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Essay by Emerson, published in Essays, First Series (1841). The Over-Soul is “that great nature in which we rest … that Unity within which every man's particular being is contained and made one with all other.” This Platonic concept, first stated in Emerson's early lectures and in such works as Nature and the “Divinity School Address,” is here developed as a basic principle in the thought of Transcendentalism.

“We live in succession, in division, in parts, in particles. Meantime within man is the soul of the whole.” Perceptible only through intuition and not to be communicated through words, this divine spirit is the source of all moral and intellectual growth, for “the heart, which abandons itself to the Supreme Mind, finds itself related to all its works and will travel a royal road to particular knowledge and powers.” The revelations of truth received by various original thinkers and teachers proceed from “an influx of the Divine mind” into their minds. “The nature of these revelations is always the same: they are perceptions of the absolute law.” What we call genius is simply the true insight derived from an influx of this “same Omniscience … into the intellect.” This universal and benign omnipresence is neither “our god of tradition” nor “our god of rhetoric,” but a God known to men only in moments of mystic enthusiasm, whose visitation leaves them altered, self-reliant, and purified of petty aims. The man who has received intimations of the “Highest Law” in this fashion “will weave no longer a spotted life of shreds and patches, but he will live with a divine unity.”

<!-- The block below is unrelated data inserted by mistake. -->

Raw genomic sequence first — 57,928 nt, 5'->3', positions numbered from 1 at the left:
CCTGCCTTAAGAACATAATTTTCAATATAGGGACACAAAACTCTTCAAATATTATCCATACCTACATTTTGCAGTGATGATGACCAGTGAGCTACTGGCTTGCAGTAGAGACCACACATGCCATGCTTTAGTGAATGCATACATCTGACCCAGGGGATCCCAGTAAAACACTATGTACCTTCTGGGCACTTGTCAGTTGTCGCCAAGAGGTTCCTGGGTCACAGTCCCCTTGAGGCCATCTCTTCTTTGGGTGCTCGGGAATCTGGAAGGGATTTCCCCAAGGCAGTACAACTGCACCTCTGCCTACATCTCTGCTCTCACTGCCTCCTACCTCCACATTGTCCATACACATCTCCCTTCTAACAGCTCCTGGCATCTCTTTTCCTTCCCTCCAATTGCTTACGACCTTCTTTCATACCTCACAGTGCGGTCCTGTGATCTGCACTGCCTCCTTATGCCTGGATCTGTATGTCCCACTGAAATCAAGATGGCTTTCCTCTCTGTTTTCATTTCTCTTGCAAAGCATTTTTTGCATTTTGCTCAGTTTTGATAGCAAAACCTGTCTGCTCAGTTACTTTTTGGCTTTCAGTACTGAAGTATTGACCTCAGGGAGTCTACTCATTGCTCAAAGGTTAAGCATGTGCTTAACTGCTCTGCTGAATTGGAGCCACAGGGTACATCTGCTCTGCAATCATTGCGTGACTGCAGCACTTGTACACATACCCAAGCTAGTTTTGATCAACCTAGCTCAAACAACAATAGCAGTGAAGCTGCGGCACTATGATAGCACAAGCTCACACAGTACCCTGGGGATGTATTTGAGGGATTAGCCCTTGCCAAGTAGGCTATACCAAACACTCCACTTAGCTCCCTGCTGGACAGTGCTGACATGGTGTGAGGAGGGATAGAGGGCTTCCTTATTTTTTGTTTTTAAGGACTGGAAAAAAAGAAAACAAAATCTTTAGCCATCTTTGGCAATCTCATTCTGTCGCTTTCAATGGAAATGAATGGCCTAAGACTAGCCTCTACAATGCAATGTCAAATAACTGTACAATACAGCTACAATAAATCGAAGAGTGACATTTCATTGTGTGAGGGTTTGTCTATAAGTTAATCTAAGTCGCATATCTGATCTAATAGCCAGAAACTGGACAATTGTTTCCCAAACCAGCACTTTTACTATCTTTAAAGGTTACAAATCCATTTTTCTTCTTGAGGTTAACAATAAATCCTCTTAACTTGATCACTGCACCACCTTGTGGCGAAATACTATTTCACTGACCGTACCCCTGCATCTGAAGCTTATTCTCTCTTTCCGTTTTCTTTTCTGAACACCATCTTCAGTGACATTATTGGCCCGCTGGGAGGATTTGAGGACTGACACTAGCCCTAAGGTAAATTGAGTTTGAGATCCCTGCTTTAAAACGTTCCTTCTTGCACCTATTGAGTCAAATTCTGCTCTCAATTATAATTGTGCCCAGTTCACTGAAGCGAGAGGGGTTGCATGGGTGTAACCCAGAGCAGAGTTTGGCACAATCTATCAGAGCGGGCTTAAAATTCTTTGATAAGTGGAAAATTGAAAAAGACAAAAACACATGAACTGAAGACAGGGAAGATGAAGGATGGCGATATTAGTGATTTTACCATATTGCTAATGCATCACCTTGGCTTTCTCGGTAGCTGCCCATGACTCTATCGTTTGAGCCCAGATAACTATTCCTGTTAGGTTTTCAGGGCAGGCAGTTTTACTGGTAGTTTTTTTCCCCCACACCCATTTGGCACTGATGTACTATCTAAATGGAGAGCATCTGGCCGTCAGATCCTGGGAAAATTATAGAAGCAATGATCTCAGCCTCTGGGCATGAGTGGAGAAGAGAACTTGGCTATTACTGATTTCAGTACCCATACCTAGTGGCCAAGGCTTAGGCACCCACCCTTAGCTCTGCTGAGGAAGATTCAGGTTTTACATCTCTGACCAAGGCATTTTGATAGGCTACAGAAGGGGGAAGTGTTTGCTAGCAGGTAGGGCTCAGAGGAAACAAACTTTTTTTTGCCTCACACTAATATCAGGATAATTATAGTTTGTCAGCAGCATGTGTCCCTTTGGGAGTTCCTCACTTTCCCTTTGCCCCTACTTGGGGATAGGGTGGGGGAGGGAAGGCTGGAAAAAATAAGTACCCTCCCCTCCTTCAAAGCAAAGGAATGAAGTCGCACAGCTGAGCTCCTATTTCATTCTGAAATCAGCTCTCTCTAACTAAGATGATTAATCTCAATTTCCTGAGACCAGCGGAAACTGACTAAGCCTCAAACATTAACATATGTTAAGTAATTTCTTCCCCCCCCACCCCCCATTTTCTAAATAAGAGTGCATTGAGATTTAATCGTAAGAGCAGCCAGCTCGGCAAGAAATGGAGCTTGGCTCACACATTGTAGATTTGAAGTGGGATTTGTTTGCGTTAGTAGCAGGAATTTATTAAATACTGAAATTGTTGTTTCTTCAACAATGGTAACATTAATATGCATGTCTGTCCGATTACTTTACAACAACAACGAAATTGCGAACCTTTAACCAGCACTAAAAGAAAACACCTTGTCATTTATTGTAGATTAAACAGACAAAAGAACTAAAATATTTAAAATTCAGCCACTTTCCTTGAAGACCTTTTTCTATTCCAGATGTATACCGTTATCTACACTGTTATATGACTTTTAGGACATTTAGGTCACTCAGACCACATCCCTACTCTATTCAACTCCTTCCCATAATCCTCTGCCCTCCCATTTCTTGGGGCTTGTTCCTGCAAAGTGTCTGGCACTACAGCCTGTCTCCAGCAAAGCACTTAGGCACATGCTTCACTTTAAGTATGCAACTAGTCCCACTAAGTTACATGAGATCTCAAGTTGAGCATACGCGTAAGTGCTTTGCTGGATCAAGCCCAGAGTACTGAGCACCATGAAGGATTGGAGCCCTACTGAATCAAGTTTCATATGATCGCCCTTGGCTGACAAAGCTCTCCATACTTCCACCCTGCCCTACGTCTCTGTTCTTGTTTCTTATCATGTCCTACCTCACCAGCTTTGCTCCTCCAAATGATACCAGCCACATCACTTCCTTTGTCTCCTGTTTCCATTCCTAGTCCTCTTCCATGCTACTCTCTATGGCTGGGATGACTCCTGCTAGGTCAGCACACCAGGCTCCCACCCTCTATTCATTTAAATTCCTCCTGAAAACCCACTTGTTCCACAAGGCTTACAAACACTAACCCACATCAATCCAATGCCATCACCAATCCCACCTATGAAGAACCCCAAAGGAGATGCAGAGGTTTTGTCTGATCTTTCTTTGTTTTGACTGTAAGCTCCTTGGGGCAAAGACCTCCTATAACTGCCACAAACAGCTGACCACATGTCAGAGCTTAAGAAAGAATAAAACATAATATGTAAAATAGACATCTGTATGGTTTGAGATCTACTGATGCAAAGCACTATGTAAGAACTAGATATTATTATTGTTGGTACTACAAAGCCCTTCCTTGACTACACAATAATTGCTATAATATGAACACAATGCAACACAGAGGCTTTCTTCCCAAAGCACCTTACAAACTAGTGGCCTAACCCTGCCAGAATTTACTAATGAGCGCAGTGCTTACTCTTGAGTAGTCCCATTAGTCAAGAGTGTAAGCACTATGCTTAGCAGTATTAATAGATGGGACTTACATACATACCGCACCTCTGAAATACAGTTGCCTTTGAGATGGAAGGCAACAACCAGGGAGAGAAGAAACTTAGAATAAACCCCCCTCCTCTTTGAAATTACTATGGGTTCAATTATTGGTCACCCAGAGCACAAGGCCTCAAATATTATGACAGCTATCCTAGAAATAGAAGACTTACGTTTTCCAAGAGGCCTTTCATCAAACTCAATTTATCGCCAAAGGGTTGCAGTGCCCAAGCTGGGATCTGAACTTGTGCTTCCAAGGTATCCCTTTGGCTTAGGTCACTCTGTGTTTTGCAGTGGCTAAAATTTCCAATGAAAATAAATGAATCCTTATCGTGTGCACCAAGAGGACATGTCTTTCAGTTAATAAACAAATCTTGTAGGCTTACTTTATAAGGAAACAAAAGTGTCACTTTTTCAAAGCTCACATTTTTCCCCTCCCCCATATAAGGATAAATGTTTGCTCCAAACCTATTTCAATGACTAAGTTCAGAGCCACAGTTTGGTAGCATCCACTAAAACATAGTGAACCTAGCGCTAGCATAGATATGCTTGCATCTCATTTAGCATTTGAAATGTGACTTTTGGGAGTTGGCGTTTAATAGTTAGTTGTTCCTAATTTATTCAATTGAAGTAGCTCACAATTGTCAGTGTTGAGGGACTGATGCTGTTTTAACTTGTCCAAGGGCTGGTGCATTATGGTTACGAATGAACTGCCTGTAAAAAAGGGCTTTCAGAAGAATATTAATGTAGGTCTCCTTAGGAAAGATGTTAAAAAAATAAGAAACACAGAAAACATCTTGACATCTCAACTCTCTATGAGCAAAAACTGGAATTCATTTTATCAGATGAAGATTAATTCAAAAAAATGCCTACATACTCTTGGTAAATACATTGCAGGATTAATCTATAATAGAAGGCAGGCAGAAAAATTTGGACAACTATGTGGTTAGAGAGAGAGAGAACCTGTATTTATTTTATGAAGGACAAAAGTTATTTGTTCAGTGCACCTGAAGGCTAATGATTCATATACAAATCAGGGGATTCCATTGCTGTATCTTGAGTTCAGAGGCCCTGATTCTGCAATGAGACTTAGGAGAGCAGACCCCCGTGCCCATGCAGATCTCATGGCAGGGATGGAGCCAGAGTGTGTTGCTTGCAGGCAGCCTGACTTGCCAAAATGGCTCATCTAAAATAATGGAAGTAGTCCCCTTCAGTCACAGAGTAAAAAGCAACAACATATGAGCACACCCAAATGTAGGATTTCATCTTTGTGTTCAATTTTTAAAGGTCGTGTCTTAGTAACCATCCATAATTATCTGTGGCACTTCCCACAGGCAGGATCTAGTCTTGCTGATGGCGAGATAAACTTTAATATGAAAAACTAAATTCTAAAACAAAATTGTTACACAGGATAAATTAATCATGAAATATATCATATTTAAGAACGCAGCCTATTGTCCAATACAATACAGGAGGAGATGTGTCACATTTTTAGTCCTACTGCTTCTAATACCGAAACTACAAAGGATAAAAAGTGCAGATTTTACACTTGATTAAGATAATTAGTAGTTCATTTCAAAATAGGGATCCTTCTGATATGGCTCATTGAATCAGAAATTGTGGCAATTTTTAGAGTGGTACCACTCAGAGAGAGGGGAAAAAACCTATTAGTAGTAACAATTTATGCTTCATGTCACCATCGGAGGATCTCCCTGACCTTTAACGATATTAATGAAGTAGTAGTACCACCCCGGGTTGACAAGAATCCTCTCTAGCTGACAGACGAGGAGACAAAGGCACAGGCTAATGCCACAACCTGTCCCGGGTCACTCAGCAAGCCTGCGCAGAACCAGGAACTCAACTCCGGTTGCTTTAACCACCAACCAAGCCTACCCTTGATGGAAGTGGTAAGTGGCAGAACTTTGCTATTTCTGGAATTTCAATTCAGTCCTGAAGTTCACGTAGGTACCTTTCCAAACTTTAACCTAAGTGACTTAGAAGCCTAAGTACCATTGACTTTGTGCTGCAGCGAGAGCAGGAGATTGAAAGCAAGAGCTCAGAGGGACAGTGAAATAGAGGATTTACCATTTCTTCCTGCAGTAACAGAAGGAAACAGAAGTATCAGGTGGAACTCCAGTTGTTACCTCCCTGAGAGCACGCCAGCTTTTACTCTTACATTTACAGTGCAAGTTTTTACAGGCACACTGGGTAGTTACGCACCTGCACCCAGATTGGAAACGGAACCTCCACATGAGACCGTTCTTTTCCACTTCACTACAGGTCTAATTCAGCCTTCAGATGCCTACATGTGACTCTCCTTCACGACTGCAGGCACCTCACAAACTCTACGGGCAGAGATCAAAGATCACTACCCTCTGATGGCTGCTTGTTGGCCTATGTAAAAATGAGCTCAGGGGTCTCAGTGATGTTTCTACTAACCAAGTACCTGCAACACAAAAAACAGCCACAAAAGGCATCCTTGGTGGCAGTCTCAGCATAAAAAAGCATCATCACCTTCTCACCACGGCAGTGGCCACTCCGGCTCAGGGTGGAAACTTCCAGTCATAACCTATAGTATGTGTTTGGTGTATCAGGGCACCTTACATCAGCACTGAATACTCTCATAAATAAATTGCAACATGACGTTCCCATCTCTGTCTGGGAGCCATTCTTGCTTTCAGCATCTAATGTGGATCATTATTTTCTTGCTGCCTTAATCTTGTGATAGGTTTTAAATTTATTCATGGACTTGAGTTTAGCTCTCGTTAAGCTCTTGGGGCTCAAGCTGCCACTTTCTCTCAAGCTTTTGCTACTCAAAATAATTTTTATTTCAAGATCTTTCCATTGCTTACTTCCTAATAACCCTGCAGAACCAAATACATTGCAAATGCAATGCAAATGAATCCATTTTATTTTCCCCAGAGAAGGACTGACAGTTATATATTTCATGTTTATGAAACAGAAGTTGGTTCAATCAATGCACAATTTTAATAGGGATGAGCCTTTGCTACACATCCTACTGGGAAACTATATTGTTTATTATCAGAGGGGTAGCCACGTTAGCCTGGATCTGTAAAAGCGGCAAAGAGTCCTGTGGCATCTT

Subjects: Literature.

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